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3 More Ways to Be Kind to Your Body When You Don’t Like it Very Much

Red hearts on the old dark boards

We often think that the only path to accepting our bodies and treating them (and ourselves) well is to embrace everything, to embrace ourselves from head to toe. And you might be wondering: But what if I still hate my thighs? What if I can’t get over my nose? Does that mean I’ll be miserable in my skin forever?

I think the path to a positive body image and body acceptance can start with the practices of treating ourselves well—well before we love our thighs and well before we accept our noses.

Similarly, you don’t need to change your thighs or change your nose or make any other adjustments to start feeling more comfortable with yourself. Again, there are different practices you can try, different actions you can take that directly help you to feel better (no changes or blissful feelings necessary).

On Wednesday, therapist Lea Seigen Shinraku shared  three powerful self-compassionate practices in this piece. Below, she shares three more important practices for being kind to your body (and yourself) even when you don’t like it, even when you think you don’t deserve kindness.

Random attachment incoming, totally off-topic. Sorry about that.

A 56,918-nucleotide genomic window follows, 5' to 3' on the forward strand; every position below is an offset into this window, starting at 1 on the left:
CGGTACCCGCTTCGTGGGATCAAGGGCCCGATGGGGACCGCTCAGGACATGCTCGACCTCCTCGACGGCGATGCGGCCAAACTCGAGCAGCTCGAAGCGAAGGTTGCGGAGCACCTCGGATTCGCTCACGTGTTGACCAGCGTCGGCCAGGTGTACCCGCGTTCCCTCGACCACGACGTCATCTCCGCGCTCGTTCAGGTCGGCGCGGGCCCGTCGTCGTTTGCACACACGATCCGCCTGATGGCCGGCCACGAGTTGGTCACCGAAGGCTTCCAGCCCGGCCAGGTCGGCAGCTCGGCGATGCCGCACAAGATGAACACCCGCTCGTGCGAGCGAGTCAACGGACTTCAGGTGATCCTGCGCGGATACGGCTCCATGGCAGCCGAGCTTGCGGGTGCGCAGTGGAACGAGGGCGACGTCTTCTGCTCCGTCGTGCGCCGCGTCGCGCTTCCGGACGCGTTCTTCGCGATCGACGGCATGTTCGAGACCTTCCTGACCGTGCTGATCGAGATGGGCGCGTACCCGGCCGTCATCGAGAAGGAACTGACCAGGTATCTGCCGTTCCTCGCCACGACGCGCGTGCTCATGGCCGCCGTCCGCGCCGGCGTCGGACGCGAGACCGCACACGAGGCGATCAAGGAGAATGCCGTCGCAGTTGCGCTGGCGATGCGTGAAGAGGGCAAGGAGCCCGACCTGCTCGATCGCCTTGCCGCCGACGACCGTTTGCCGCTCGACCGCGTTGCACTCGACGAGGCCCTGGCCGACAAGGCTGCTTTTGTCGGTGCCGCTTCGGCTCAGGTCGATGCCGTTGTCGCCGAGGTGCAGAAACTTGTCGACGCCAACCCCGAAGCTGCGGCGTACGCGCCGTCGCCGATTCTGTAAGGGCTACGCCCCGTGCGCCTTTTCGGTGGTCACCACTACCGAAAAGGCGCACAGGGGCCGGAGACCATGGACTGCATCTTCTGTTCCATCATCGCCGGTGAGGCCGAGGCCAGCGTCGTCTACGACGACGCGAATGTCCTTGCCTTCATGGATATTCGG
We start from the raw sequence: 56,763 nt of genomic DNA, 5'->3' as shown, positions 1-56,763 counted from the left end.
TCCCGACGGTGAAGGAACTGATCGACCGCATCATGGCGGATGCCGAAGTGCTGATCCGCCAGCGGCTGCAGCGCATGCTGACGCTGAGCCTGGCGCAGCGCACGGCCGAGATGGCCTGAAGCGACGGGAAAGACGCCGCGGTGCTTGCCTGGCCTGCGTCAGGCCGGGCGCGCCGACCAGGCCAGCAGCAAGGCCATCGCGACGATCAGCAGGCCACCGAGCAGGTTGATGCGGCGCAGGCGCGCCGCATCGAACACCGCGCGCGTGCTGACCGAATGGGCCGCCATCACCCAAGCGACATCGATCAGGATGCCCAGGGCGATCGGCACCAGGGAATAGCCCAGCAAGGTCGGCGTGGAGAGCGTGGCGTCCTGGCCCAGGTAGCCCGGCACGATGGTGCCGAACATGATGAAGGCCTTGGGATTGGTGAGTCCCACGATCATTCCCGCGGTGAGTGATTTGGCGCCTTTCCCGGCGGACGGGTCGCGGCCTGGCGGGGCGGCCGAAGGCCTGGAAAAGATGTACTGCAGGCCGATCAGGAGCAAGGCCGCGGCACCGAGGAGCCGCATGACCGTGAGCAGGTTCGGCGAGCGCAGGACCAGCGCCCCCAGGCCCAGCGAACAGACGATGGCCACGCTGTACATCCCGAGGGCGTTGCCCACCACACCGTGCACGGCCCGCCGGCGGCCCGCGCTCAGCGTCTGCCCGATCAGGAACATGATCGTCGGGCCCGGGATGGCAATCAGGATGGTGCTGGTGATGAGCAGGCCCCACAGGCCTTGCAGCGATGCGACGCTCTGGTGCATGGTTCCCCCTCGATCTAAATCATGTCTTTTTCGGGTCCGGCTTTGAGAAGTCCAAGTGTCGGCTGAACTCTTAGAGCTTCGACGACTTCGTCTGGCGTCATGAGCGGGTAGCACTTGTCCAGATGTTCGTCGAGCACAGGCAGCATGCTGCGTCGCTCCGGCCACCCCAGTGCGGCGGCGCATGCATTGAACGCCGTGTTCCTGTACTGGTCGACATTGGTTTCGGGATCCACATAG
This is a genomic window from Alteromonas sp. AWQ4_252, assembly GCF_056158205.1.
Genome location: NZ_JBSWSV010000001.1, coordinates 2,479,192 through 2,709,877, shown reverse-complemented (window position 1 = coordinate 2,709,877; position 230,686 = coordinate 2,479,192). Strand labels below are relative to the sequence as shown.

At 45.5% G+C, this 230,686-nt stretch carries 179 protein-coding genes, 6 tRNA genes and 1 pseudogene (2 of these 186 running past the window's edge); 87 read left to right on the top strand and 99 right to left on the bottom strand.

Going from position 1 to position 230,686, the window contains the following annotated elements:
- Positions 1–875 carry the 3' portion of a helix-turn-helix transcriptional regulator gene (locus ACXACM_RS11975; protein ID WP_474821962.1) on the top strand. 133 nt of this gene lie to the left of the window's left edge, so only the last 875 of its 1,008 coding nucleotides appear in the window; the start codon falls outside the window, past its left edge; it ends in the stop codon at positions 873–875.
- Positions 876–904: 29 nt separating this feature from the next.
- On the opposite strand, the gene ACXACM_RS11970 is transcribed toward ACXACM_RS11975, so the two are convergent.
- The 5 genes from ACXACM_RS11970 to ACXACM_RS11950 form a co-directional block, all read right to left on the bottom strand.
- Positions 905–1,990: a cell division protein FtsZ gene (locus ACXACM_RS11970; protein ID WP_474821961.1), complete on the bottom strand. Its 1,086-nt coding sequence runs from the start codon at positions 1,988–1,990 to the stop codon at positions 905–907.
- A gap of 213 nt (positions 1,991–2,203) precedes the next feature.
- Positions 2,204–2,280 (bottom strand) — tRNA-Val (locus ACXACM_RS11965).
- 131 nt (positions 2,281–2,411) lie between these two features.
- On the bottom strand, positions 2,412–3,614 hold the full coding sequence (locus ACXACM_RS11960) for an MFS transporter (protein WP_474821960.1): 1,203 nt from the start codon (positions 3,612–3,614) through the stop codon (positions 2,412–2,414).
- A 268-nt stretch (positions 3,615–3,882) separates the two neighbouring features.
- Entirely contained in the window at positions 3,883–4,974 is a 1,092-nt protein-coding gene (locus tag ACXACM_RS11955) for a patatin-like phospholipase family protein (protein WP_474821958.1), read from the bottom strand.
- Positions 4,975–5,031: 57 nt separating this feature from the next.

Meet Your Wildness

Sometimes being kinder to your body means taking a break from focusing on its imperfections and shifting your attention elsewhere, in this case to the wild, natural world. It might not seem obvious at first, but there’s a deep connection between self-compassion and wildness.

This is illustrated by a part of Anne Frank’s story. She had a relationship with a chestnut tree outside the building where she and her family hid from the Nazis. Just looking at and appreciating that tree and the sky beyond it seemed to nourish Anne’s strength and resilience, and to remind her of her connection to something much vaster than her extremely challenging circumstances. Her experience can remind us that we all have access to wildness, wherever we are, and that it’s a powerful resource.